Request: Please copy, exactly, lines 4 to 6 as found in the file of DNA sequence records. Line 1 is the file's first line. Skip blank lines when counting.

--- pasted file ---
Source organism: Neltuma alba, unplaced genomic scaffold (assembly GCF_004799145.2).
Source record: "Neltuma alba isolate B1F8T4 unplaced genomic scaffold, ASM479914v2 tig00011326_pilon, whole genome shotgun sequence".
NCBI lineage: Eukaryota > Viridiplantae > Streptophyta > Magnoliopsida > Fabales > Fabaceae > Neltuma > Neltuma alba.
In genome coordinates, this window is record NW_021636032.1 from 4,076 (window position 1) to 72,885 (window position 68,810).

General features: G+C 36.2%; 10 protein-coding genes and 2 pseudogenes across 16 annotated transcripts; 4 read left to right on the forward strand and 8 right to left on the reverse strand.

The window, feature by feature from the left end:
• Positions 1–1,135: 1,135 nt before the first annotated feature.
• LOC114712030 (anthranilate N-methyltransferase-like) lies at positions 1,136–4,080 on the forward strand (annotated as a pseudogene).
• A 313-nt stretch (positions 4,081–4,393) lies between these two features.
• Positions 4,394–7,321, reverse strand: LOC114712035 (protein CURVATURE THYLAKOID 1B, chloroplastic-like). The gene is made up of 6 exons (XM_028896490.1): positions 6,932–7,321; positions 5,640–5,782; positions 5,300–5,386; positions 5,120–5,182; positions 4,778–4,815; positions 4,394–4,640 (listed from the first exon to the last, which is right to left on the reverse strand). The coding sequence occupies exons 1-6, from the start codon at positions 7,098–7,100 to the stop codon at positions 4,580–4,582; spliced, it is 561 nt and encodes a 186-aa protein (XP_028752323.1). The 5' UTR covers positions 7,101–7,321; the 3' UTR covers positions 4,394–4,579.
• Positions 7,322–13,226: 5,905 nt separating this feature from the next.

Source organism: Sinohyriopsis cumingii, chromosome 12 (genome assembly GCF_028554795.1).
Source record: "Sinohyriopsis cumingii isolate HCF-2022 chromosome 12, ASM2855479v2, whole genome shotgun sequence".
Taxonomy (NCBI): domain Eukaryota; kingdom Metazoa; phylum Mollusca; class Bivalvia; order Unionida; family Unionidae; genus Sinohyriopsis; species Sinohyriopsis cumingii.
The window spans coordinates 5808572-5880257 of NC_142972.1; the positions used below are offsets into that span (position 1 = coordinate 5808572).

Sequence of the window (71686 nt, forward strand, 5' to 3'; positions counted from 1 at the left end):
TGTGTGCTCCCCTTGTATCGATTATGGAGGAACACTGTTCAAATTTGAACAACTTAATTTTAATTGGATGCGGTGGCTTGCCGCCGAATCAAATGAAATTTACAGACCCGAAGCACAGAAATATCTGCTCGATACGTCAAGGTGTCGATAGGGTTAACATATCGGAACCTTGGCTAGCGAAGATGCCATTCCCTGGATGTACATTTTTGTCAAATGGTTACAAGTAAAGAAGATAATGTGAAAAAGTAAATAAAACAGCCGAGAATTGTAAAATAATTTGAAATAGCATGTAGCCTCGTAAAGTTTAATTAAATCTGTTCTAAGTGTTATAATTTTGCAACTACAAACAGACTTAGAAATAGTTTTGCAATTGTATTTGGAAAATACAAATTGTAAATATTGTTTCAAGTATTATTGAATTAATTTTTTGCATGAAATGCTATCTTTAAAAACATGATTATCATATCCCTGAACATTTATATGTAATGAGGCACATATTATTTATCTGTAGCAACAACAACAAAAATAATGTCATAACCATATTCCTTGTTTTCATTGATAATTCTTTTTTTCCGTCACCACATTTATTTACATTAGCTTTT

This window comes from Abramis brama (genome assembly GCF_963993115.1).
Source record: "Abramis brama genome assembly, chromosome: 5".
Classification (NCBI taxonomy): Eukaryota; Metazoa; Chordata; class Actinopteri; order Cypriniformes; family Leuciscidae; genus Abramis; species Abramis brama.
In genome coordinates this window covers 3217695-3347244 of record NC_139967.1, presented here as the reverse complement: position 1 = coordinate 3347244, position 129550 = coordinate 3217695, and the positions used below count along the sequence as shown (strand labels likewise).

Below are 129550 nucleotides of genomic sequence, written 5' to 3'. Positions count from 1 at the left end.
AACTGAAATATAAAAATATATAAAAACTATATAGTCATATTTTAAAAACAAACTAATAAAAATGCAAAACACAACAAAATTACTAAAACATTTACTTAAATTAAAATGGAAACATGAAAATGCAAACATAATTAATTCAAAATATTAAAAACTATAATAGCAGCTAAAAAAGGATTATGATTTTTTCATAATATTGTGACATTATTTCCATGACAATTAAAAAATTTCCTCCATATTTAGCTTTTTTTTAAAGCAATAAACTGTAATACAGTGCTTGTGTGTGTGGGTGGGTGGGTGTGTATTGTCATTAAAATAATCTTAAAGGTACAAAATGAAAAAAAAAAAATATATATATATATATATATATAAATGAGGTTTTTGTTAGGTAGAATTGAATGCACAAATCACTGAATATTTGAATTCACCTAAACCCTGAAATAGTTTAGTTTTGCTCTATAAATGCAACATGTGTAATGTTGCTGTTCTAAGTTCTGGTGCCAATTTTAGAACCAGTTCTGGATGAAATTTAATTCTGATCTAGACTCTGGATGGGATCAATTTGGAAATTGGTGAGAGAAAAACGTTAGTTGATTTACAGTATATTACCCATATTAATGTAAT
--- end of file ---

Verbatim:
In genome coordinates, this window is record NW_021636032.1 from 4,076 (window position 1) to 72,885 (window position 68,810).

General features: G+C 36.2%; 10 protein-coding genes and 2 pseudogenes across 16 annotated transcripts; 4 read left to right on the forward strand and 8 right to left on the reverse strand.

The window, feature by feature from the left end: